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Topological entropy for nonuniformly continuous maps

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  • The literature contains several extensions of the standard definitions of topological entropy for a continuous self-map $f: X \rightarrow X$ from the case when $X$ is a compact metric space to the case when $X$ is allowed to be noncompact. These extensions all require the space $X$ to be totally bounded, or equivalently to have a compact completion, and are invariants of uniform conjugacy. When the map $f$ is uniformly continuous, it extends continuously to the completion, and the various notions of entropy reduce to the standard ones (applied to this extension). However, when uniform continuity is not assumed, these new quantities can differ. We consider extensions proposed by Bowen (maximizing over compact subsets and a definition of Hausdorff dimension type) and Friedland (using the compactification of the graph of $f$) as well as a straightforward extension of Bowen and Dinaburg's definition from the compact case, assuming that $X$ is totally bounded, but not necessarily compact. This last extension agrees with Friedland's, and both dominate the one proposed by Bowen (Theorem 6). Examples show how varying the metric outside its uniform class can vary both quantities. The natural extension of Adler--Konheim--McAndrew's original (metric-free) definition of topological entropy beyond compact spaces dominates these other notions, and is unfortunately infinite for a great number of noncompact examples.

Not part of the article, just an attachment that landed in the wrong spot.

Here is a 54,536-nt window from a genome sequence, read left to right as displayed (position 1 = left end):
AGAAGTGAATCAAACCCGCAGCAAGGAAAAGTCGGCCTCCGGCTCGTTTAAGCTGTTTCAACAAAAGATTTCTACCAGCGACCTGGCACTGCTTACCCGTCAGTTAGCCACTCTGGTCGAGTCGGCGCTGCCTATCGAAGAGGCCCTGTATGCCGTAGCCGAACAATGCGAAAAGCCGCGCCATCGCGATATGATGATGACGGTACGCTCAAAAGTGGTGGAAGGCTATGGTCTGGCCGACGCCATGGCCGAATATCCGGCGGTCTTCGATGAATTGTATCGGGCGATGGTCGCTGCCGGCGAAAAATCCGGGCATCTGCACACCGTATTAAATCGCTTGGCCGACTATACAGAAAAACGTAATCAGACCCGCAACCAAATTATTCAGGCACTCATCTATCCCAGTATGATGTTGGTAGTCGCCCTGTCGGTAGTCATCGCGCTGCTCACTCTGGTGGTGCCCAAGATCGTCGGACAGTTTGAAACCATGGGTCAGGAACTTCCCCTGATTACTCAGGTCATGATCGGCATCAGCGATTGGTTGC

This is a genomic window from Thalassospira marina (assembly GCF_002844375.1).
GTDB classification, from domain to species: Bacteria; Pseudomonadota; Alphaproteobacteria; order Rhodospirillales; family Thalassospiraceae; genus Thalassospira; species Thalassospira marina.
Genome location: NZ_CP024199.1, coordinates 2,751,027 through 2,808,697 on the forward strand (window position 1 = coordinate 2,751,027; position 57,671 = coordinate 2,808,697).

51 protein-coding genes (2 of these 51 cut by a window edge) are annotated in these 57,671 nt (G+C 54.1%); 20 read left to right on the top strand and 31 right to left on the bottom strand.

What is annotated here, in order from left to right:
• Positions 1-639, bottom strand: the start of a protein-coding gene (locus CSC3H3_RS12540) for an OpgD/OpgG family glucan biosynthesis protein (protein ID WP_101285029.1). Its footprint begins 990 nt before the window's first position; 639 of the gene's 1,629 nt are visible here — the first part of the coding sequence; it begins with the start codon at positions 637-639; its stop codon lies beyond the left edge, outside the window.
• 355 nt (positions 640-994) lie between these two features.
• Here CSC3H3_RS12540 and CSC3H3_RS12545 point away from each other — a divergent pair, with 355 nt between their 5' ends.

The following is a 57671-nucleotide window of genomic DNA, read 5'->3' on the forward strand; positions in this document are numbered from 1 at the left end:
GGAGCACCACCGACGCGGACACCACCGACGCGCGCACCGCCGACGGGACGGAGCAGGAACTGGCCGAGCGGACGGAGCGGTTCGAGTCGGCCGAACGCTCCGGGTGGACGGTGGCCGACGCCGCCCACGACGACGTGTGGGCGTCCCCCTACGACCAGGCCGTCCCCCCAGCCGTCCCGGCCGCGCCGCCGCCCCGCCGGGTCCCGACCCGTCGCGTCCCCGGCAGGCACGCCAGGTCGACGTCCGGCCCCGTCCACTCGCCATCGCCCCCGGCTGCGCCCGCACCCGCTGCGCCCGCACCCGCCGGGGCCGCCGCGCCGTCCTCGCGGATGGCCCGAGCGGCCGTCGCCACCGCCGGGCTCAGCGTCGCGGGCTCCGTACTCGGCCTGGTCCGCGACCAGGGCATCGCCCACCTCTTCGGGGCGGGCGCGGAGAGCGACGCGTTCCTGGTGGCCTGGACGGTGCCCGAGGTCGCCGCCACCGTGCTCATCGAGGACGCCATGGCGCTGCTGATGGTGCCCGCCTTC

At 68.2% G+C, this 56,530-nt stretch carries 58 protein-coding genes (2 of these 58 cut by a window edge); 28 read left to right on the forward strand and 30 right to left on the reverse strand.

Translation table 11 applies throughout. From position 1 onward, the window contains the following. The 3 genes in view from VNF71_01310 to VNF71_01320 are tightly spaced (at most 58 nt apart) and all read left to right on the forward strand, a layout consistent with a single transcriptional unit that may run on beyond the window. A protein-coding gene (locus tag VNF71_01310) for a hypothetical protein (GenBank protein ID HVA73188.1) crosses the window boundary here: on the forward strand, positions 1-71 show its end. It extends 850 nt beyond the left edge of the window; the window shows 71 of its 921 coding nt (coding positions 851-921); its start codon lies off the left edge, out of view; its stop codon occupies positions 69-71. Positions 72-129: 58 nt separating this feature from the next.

Mathematics Subject Classification: Primary: 37B40.

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